The complex is relocating to a new $300 million campus in Museum Park in downtown Miami in summer 2016.
The last planetarium show, using the Spitz Model B Space Transit Projector — which will be retired — was scheduled for 9 p.m. Sunday brought hundreds of people — some for the first time, others looking back on their own childhoods like Diaz, still others clueless about the transition.
Andres Garcia, now in his 50s, said he remembers coming to the museum as a kid with camp or school trips. He said Sunday was his first time back in more than 30 years. “It brings back some great memories,” he said. Garcia recognized a few items still on display: a giant globe in the lobby, a huge bear and a sloth statue in the parking lot. “It’s sad it’s closing but change is a part of life,” he said.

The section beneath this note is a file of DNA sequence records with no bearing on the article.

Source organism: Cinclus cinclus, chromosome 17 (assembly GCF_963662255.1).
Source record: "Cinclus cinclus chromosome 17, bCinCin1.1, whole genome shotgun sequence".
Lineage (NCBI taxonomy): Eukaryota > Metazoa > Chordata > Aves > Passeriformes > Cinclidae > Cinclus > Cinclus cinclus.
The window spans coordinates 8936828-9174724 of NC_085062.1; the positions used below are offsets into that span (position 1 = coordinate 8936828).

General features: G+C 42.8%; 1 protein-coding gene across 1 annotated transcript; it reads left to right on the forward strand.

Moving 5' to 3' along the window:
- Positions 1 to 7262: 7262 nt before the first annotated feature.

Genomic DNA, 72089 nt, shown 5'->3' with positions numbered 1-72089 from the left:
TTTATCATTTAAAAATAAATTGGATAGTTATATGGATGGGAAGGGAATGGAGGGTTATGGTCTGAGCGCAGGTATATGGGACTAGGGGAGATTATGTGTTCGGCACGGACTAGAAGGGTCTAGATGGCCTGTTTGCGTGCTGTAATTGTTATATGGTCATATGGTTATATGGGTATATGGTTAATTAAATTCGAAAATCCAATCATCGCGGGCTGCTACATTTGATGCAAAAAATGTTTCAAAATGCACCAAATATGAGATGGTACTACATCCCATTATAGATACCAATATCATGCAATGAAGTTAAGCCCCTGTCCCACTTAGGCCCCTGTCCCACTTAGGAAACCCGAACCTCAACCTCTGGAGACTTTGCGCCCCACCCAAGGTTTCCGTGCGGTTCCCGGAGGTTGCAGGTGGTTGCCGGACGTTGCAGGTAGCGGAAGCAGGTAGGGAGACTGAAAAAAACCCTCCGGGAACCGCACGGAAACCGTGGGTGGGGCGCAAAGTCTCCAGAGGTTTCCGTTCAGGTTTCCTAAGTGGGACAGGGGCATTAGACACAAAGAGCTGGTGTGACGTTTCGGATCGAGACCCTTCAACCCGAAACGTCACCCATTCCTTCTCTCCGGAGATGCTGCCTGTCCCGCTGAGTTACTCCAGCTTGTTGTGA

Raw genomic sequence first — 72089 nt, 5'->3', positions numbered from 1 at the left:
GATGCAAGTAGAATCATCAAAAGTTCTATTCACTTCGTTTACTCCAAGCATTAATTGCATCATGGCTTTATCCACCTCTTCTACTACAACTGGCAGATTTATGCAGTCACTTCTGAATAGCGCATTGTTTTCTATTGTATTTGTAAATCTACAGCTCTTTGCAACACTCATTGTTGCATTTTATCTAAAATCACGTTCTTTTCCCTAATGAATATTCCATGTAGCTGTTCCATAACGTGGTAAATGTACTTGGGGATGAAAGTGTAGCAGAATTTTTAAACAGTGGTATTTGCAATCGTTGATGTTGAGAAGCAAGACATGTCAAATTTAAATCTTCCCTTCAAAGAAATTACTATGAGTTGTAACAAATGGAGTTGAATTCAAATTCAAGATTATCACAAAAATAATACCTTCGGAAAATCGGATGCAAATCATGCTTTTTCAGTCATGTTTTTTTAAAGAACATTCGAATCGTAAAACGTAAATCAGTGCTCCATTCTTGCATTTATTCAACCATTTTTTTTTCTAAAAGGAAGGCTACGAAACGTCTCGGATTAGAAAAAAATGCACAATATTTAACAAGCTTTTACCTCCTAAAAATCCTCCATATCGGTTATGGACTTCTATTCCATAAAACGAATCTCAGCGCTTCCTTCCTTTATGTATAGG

On its final day on South Miami Avenue, the museum increased programming, offering more demonstrations and shows to “keep everyone entertained,” said Eldredge Bermingham, the chief science officer.
“This museum is clearly loved by the community,” he said. “I think the new museum will quickly develop that relationship with the community.”
As a frequent visitor, Dianne De La Cabada said the museum’s moving is “bittersweet.” De La Cabada came to the museum as a teenager and young adult and remembers seeing light shows set to music including from The Doors. In recent years, she has accompanied her son Kyle, who loves learning about science and space. “I’ve been coming here for a long time,” said Kyle, 8. “I’ll miss it.” Added his mom: “It’s hard to say goodbye, but we are looking forward to the new museum.”
Source: Miami Herald